Melody Lehn, assistant professor of Rhetoric and Women’s and Gender Studies at Sewanee: The University of the South, has done quite well since earning her Ph.D. in Communication with emphases in rhetoric and public address from the University of Memphis.
Lehn in 2018 received the Southern States Communication Association’s Dwight L. Freshley Outstanding New Teacher Award and followed that this month by earning Sewanee’s Excellence in Teaching Award. Lehn, who earned her doctorate from the UofM in 2013, is only in her second year as a member of the Sewanee faculty and is that university’s first pre-tenure faculty member to win the award.
She also is the co-director of Sewanee’s Speaking-across-the-Curriculum initiative and assistant director of its Center for Speaking & Listening. She previously worked as a teaching assistant at the UofM and as an assistant professor at the University of South Carolina at Columbia (Extended University). She began teaching at Sewanee in the fall of 2017.
Last spring, Lehn explained her research interests in an interview with The Sewanee Purple, that university’s student newspaper, saying that it focuses around rhetoric, gender and politics. “In other words,” she told the newspaper, “I’m interested in how women who are politically active become rhetorical by finding and creating opportunities for to speak, even when it is unpopular or dangerous to do so.”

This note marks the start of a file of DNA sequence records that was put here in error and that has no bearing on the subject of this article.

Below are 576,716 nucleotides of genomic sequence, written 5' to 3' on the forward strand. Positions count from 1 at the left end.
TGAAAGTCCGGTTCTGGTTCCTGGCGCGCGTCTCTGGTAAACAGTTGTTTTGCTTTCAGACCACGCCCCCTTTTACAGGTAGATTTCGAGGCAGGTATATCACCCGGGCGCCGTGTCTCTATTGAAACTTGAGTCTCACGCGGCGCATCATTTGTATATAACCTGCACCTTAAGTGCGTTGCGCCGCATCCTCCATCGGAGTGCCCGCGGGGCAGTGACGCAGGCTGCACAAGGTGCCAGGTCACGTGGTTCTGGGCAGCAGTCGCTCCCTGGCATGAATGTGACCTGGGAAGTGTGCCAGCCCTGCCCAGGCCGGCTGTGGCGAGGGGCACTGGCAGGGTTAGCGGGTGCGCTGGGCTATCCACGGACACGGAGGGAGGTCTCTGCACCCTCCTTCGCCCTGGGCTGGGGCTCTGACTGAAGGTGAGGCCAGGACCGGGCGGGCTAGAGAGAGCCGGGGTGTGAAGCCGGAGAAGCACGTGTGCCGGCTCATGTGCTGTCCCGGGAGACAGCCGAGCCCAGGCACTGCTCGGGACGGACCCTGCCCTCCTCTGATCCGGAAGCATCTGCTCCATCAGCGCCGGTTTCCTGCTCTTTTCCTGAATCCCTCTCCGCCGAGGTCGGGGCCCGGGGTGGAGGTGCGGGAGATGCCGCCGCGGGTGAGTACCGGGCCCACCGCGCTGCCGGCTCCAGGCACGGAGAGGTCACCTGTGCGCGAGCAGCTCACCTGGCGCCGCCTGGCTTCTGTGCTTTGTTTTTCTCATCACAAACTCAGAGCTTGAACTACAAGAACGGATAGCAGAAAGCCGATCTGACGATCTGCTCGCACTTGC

The Purple wrote:
“The bulk of her research focuses on American women as political candidates and spouses, including First Ladies. Because First Ladies are unelected, there is a certain level of suspicion surrounding their contributions, even as they are often in a position to conduct and encourage humanitarian work. One of Lehn’s favorites is Eleanor Roosevelt, who used her platform to speak out in favor of human rights, racial equality, and women’s political progress.
“Yet, Lehn finds some of the best speakers are those with little previous experience. From Civil Rights activist Fannie Lou Hamer’s lack of a formal education but voice of raw power to Lady Bird Johnson’s struggle to overcome crippling public speaking anxiety, Lehn notes that any speaker can improve through careful study, preparation, and practice.”
While at the UofM, Lehn won the Morton Dissertation Award in 2013 for “‘Talking It Over’ with Hillary: Domestic and Global Advocacy, 1995-2000,” and several other honors, including the John Angus Campbell Award for Excellence in Teaching (Ph.D. level) in 2012, the Department of Communication Graduate Research Award ( Ph.D. level) in 2013, the 22nd-annual Student Research Forum (first place, Liberal and Fine Arts Division) in 2010, the Top Graduate Student Paper Award from the Tennessee Communication Association in 2009 and the John Angus Campbell Award for Excellence in Teaching (M.A. level), also in 2009.
— Phillip Tutor, CCFA media coordinator, firstname.lastname@example.org